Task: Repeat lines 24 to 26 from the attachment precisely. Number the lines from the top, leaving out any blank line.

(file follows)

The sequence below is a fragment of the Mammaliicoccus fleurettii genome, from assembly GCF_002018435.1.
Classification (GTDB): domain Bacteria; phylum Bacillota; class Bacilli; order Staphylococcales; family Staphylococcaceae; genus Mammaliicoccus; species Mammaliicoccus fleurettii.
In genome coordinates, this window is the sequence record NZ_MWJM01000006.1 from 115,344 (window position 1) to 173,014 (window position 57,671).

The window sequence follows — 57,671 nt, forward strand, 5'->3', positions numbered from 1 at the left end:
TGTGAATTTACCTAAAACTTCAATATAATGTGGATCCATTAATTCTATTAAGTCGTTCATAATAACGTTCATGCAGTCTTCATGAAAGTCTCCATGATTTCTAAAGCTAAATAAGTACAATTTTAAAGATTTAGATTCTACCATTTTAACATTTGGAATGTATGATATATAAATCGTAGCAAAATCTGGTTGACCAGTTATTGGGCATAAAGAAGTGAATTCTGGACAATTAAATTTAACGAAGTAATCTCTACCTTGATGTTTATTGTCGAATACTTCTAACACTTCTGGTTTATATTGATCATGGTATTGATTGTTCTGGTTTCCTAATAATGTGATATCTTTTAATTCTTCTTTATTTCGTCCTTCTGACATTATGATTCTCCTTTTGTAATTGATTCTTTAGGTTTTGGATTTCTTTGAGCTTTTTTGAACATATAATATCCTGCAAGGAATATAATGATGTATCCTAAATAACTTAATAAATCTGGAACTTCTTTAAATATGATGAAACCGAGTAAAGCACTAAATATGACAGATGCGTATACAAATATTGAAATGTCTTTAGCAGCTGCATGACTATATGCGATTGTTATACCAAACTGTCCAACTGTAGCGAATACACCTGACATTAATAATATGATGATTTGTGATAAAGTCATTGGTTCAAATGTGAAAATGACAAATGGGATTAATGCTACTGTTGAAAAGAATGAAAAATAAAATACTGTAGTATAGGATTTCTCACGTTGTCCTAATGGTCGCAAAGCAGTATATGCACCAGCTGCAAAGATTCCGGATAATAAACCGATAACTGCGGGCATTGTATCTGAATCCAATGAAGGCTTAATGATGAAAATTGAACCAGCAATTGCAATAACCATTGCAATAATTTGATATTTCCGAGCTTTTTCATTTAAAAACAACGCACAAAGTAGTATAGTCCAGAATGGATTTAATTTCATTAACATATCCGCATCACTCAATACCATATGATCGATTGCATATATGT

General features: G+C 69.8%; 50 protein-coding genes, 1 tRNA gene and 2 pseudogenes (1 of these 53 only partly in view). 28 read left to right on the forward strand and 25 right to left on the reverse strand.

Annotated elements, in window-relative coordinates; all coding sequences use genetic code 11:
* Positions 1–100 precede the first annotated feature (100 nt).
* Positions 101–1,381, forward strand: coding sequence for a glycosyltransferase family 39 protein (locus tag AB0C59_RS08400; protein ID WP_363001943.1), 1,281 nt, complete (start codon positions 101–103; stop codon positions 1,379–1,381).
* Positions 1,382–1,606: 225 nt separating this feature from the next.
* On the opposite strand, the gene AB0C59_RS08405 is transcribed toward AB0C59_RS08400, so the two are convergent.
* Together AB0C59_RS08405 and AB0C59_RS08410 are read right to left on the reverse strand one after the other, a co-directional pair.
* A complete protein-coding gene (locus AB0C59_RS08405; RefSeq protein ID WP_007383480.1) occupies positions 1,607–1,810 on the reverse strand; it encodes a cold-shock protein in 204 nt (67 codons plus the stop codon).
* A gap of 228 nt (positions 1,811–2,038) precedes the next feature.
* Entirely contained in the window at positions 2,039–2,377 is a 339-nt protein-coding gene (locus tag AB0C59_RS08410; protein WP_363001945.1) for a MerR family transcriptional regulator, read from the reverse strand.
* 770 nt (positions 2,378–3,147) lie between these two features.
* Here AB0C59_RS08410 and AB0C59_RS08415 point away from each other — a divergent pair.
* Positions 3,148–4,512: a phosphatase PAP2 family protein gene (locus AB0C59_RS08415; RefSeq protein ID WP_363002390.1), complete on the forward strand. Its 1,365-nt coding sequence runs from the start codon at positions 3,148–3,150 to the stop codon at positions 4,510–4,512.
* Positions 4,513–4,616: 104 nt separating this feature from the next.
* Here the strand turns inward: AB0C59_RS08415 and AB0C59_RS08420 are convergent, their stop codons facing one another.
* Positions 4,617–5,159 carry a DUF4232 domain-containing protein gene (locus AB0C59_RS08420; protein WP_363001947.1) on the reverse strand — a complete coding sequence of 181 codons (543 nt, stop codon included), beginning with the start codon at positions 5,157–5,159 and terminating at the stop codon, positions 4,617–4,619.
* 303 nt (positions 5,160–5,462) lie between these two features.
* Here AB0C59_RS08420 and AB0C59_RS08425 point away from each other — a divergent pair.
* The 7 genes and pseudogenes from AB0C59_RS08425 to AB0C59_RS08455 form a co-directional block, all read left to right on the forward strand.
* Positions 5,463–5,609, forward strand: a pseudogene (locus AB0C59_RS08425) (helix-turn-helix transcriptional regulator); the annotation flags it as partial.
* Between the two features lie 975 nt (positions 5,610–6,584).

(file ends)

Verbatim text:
* The 7 genes and pseudogenes from AB0C59_RS08425 to AB0C59_RS08455 form a co-directional block, all read left to right on the forward strand.
* Positions 5,463–5,609, forward strand: a pseudogene (locus AB0C59_RS08425) (helix-turn-helix transcriptional regulator); the annotation flags it as partial.
* Between the two features lie 975 nt (positions 5,610–6,584).